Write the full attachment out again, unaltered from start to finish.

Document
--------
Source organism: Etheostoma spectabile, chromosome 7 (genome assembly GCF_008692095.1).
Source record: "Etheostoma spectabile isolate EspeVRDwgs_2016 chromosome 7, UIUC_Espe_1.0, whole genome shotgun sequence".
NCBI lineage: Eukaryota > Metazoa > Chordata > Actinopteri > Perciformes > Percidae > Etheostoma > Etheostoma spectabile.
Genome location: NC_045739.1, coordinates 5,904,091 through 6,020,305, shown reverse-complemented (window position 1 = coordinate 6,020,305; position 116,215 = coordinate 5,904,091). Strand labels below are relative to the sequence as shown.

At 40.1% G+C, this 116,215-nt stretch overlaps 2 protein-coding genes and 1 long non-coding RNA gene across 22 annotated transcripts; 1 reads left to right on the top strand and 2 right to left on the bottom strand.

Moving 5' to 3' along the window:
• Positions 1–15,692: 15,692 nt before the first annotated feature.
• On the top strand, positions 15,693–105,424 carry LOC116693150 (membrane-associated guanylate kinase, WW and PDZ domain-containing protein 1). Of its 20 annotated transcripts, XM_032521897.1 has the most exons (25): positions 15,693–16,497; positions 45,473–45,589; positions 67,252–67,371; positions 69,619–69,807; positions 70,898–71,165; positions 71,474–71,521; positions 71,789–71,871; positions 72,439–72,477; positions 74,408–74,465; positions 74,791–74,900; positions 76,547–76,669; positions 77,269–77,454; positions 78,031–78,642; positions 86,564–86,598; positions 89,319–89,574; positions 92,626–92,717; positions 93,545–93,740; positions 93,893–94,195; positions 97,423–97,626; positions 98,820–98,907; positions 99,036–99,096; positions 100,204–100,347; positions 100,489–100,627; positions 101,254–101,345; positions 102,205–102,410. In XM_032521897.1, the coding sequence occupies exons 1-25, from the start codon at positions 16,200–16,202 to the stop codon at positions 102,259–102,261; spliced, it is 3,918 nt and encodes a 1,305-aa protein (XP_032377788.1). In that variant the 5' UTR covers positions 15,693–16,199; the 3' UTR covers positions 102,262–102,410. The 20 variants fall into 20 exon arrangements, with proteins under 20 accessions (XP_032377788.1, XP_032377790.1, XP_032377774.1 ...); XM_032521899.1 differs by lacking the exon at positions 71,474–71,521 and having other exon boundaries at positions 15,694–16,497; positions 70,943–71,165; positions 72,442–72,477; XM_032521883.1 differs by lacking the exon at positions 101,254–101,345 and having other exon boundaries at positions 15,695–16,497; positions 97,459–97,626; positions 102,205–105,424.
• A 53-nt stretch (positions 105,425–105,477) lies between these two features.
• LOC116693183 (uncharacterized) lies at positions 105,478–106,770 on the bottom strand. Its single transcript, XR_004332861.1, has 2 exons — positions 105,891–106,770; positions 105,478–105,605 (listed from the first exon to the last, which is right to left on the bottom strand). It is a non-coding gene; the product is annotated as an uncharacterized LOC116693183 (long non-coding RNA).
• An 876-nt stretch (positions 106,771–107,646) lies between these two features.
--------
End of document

Source organism: Etheostoma spectabile, chromosome 7 (genome assembly GCF_008692095.1).
Source record: "Etheostoma spectabile isolate EspeVRDwgs_2016 chromosome 7, UIUC_Espe_1.0, whole genome shotgun sequence".
NCBI lineage: Eukaryota > Metazoa > Chordata > Actinopteri > Perciformes > Percidae > Etheostoma > Etheostoma spectabile.
Genome location: NC_045739.1, coordinates 5,904,091 through 6,020,305, shown reverse-complemented (window position 1 = coordinate 6,020,305; position 116,215 = coordinate 5,904,091). Strand labels below are relative to the sequence as shown.

At 40.1% G+C, this 116,215-nt stretch overlaps 2 protein-coding genes and 1 long non-coding RNA gene across 22 annotated transcripts; 1 reads left to right on the top strand and 2 right to left on the bottom strand.

Moving 5' to 3' along the window:
• Positions 1–15,692: 15,692 nt before the first annotated feature.
• On the top strand, positions 15,693–105,424 carry LOC116693150 (membrane-associated guanylate kinase, WW and PDZ domain-containing protein 1). Of its 20 annotated transcripts, XM_032521897.1 has the most exons (25): positions 15,693–16,497; positions 45,473–45,589; positions 67,252–67,371; positions 69,619–69,807; positions 70,898–71,165; positions 71,474–71,521; positions 71,789–71,871; positions 72,439–72,477; positions 74,408–74,465; positions 74,791–74,900; positions 76,547–76,669; positions 77,269–77,454; positions 78,031–78,642; positions 86,564–86,598; positions 89,319–89,574; positions 92,626–92,717; positions 93,545–93,740; positions 93,893–94,195; positions 97,423–97,626; positions 98,820–98,907; positions 99,036–99,096; positions 100,204–100,347; positions 100,489–100,627; positions 101,254–101,345; positions 102,205–102,410. In XM_032521897.1, the coding sequence occupies exons 1-25, from the start codon at positions 16,200–16,202 to the stop codon at positions 102,259–102,261; spliced, it is 3,918 nt and encodes a 1,305-aa protein (XP_032377788.1). In that variant the 5' UTR covers positions 15,693–16,199; the 3' UTR covers positions 102,262–102,410. The 20 variants fall into 20 exon arrangements, with proteins under 20 accessions (XP_032377788.1, XP_032377790.1, XP_032377774.1 ...); XM_032521899.1 differs by lacking the exon at positions 71,474–71,521 and having other exon boundaries at positions 15,694–16,497; positions 70,943–71,165; positions 72,442–72,477; XM_032521883.1 differs by lacking the exon at positions 101,254–101,345 and having other exon boundaries at positions 15,695–16,497; positions 97,459–97,626; positions 102,205–105,424.
• A 53-nt stretch (positions 105,425–105,477) lies between these two features.
• LOC116693183 (uncharacterized) lies at positions 105,478–106,770 on the bottom strand. Its single transcript, XR_004332861.1, has 2 exons — positions 105,891–106,770; positions 105,478–105,605 (listed from the first exon to the last, which is right to left on the bottom strand). It is a non-coding gene; the product is annotated as an uncharacterized LOC116693183 (long non-coding RNA).
• An 876-nt stretch (positions 106,771–107,646) lies between these two features.